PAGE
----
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Assumptions of the Quantity Theory

The quantity theory of money implies that a number of interactions are not possible. First, the quantity theory assumes that changes in spending do not simply cause proportional changes in the money stock. It is changes in money stock that are the cause, not the effect. In the jargon of economists, money is an exogenous variable, one determined by forces outside the model.

Second, the quantity theory assumes that the value of velocity is not dependent on either the amount of money or on the price level.1 Changes in velocity are possible, however, due to factors such as changes in transportation, new financial institutions, or other exogenous factors.

Finally, the quantity theory assumes that T, or the number of transactions, is determined by the availability of labor, capital, natural resources, knowledge, and organization. The quantity theory assumes not only that markets clear in equilibrium, but also that any adjustment problems are small enough to ignore. If there are unemployed resources, then the prices of those resources should be dropping, which means that the economy is not in equilibrium. Only when the price in each market has reached a point at which the quantity supplied equals quantity demanded will the economy be in equilibrium, and in this situation there will be no resources that cannot find employment. In other words, the quantity theory assumes that in the long run the economy tends to full employment.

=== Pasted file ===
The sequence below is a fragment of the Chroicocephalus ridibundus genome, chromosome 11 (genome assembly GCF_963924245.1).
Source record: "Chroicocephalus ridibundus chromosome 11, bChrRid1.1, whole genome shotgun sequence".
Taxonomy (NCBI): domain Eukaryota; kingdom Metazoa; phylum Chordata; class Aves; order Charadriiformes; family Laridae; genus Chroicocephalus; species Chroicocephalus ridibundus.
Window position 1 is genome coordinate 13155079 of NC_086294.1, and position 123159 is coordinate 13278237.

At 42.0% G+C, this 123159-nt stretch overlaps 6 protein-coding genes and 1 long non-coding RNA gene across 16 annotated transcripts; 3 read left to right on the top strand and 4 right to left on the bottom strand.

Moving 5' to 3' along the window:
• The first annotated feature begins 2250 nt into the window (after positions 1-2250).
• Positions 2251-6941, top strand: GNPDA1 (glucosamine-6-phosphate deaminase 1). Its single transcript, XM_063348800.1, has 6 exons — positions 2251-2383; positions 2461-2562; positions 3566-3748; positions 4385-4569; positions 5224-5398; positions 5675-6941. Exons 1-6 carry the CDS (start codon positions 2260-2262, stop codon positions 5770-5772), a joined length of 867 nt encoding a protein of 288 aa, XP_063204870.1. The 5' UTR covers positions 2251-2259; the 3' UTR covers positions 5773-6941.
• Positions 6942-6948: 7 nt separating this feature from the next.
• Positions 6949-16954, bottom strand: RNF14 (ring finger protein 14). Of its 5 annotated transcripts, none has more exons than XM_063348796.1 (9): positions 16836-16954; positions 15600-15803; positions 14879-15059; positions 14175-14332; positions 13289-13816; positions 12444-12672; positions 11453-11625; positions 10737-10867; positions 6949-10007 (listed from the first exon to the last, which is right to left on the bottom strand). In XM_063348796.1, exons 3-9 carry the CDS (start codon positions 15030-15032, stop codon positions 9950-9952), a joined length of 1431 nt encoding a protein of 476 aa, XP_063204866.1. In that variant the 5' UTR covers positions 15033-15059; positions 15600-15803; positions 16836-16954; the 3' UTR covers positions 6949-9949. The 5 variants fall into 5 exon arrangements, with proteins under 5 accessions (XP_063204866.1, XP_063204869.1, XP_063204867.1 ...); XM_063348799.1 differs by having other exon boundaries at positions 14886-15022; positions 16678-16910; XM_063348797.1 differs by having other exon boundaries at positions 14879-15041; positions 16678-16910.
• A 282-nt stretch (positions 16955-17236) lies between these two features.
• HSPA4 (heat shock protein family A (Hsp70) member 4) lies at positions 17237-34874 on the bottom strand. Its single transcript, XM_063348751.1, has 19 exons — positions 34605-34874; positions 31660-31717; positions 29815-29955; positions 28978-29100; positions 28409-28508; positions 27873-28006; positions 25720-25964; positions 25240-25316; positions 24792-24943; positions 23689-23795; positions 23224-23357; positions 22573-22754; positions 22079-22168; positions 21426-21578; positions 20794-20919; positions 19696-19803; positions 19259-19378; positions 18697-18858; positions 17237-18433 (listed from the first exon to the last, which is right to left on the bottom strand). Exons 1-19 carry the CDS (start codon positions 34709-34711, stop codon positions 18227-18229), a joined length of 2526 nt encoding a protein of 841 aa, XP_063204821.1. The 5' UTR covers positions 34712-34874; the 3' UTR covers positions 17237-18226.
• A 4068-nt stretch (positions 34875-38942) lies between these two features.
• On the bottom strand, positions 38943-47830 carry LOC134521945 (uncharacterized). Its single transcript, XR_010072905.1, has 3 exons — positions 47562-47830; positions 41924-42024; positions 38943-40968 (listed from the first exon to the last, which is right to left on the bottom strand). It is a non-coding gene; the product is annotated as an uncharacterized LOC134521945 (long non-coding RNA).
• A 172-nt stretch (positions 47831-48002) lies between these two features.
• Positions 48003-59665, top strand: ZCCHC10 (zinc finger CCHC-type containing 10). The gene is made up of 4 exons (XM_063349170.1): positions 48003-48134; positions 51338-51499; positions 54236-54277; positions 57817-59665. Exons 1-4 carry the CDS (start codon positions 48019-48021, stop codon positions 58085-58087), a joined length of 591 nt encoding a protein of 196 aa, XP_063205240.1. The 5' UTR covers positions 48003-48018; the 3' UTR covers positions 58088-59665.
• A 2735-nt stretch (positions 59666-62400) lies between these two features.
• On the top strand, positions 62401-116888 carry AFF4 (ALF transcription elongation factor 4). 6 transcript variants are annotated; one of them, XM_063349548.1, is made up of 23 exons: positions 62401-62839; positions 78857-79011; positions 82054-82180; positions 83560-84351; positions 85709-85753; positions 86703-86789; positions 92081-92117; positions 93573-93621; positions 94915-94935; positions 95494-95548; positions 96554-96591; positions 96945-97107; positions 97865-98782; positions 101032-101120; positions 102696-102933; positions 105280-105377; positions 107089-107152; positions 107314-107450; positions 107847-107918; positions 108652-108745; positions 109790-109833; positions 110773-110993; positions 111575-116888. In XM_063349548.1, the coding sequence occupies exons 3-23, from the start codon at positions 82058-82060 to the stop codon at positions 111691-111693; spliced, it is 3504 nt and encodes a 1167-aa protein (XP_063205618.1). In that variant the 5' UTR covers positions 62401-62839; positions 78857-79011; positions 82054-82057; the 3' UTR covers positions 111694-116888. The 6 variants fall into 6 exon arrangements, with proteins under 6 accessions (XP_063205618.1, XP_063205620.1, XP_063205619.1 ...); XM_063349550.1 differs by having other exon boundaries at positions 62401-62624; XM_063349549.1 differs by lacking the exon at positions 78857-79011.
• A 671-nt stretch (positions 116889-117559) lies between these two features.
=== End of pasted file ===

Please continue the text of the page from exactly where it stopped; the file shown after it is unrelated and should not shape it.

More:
Unlike labor or machines, money is not a resource that results in the production of output. Hence, additional money does not act as an input that increases output. However, the quotation from Thornton does not say that prices move in exact proportion to money. It is possible that the adjustment process can influence the amount of machinery available, and thus a change in money can have long-run influences on the amount of transactions. All quantity theorists, however, believed that any effects of this sort were small enough so that they could be ignored in making predictions about the long-run effects of changes in money stock.

Although the quantity theory makes the most sense when presented as a theory of explaining total transactions, today it is more commonly discussed as a theory of total spending for production, or of GDP. In part this is because data on GDP are available while those for total transactions are very sketchy, and in part because GDP is a more interesting item to explain than total transactions. There would be no difficulty in making this change if GDP transactions were a constant percentage of total transactions, but they do not seem to be. Not only does the percentage change gradually over long periods, but there are erratic changes over shorter periods. Most proponents of the quantity theory have believed this problem is small enough so that the quantity theory can be used to explain variations in GDP.

The quantity theory can be illustrated with an aggregate supply and demand graph.

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1 Care must be taken here, because this does not mean that velocity is unaffected by changes in price level. However, if price level is changing, the system cannot be in equilibrium. Recall that the assumptions we are discussing are assumptions of what happens in equilibrium.

Copyright Robert Schenk